They will not be able to afford a single-family home in their city. They are having difficulty finding a condo in their price range in their market.

To buy a two-bedroom condo, they have set a price point of about $375,000. With their mortgage payment, strata payment, and property taxes they are looking at a commitment of about $1,950 a month.

Their current rent payment for a similar unit is $2,400 a month.

Based on their application, they are qualified to purchase a home with a price up to about $425,000, but they have decided on a monthly amount they are comfortable paying and don’t want to go any higher than the $375,000 price I started with.

Their approach is not unique. Many of my clients choose a price point based on what they are comfortable paying monthly as opposed to what they are qualified to borrow.

Today, the Stress Test drops to 4.79% from 4.94%.

What does this mean in terms of increased borrowing power?

For this young couple, it means an increase of approximately $10,000 if what they are qualified to borrow. It may not sound like much, but for some clients it will make a difference.

I went off on a bit of a tangent there, but circling back my point is that I don’t feel that making it more challenging for Canadians to buy a home is the right approach.

Should everyone be able to own a home? Buying a home in Canada is a privilege, not a right. Continually moving the goal post and making it harder for people to buy a home benefits landlords and drives people to try to circumvent the rules.

Prudent mortgage lending guidelines are important, no question. No one wants to see people defaulting on their mortgage payments because they are in over their heads.

It is important to note that there are two other companies that provide mortgage default insurance.  

Neither of these companies have chosen to follow CMHC’s lead, and it will be interesting to see what happens long term.


Time for a better rate?

Mortgage interest rates have continued to drop during the last few weeks.

I’ve had many calls from clients wondering if it is worthwhile to break their current mortgages and re-do them into today’s lower rates.

The straight answer is it all depends. It depends on:

  • Where you are in your current mortgage term (how much time is left until your maturity date)\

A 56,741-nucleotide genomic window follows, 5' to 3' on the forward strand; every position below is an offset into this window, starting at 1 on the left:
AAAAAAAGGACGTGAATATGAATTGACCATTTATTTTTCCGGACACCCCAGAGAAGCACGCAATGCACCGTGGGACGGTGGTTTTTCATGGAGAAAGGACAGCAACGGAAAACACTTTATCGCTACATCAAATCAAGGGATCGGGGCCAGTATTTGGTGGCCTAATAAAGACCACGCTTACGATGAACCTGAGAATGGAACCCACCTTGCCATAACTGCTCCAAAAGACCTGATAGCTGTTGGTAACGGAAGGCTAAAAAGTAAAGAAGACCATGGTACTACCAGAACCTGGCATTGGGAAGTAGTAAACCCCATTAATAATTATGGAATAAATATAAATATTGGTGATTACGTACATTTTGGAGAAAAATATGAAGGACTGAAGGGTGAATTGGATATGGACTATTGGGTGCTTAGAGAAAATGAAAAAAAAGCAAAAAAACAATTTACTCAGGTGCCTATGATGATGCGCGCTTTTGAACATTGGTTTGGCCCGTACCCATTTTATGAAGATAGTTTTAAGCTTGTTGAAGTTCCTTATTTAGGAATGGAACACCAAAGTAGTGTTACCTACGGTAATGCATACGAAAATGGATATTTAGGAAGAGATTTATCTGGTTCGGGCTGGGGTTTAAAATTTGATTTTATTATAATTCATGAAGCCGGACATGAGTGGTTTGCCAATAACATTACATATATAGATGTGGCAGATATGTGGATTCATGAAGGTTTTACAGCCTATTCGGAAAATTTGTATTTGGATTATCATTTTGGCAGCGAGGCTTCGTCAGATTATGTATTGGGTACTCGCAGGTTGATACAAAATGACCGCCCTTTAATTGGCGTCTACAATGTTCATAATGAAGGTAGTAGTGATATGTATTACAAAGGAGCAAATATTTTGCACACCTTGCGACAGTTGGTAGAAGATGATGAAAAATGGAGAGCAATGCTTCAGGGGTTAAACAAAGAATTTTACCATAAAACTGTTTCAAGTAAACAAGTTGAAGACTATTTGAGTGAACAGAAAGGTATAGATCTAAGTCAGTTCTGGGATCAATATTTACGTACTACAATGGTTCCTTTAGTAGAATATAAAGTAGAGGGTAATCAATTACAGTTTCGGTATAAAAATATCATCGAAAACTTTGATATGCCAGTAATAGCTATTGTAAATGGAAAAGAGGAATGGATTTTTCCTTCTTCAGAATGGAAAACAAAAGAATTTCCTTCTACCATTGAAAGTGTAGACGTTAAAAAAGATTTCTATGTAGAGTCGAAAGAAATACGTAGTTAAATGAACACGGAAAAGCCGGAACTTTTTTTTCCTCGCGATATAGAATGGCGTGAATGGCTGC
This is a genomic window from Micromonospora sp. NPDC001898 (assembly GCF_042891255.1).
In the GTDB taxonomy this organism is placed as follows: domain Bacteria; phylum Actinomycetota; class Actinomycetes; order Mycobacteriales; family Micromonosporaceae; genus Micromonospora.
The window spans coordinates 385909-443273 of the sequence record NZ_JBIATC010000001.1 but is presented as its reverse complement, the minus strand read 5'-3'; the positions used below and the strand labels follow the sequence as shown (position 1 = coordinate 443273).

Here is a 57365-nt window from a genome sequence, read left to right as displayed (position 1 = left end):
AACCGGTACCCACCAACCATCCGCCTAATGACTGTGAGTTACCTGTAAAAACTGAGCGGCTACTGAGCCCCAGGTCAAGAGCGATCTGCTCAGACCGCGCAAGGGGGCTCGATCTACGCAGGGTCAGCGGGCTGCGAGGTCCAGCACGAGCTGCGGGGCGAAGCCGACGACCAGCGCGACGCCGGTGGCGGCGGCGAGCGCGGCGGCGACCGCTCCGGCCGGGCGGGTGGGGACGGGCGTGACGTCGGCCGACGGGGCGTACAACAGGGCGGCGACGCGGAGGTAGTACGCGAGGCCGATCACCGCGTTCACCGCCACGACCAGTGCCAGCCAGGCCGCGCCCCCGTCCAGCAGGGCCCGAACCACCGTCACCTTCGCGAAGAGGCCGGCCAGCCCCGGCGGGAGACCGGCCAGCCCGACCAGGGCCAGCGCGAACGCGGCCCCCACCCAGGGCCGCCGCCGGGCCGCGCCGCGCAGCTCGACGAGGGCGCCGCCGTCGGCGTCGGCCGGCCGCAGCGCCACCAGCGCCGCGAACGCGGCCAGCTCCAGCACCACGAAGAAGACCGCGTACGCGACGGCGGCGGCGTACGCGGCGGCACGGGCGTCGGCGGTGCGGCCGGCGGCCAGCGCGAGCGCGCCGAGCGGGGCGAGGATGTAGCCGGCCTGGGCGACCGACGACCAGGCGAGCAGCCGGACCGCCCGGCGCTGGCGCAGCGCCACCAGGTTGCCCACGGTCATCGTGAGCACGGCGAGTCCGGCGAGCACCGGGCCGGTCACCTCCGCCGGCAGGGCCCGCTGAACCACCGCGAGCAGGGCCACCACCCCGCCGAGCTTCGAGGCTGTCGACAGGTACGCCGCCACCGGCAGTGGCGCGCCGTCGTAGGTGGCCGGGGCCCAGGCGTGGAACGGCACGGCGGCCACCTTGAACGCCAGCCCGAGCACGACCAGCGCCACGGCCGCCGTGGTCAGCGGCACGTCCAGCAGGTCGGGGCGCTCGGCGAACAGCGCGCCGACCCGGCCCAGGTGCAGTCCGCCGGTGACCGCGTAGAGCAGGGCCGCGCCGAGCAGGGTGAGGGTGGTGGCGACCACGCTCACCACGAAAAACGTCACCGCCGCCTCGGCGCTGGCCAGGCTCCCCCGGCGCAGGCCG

• What your current interest rate is
  • Which lender you are with
  • Whether you are in a fixed or variable rate

Most lenders have prepayment penalty calculators online. It is fairly straightforward to calculate what your penalty might be.

If your mortgage is with a chartered bank, you will need to know the “discount” they gave you off their posted rate when you originally signed your mortgage.

Often that discount is around two per cent, and you should be able to see it on one of your annual mortgage statements.

Incidentally, this discount is one of the reasons that I love to work with monoline lenders. Monoline lenders are companies that just do mortgages. They calculate their prepayment penalties by comparing your rate to the best rate currently available.

This is a small piece of the puzzle for choosing the right lender, but what it means is (generally) a prepayment penalty that is considerably smaller. If you are considering mortgage options, this is an important piece to understand.

So back to whether now is the time to re-do your mortgage.

If you calculate your penalty and it seems reasonable, the next step is to compare how much the penalty is to the difference in interest cost between your current mortgage and what the cost would be if you re-did your mortgage.

If there is a cost savings, it might be wise to re-do your mortgage now.

If there isn’t much of a savings, but you want the security of a low rate for another five years, you may want to re-do you mortgage.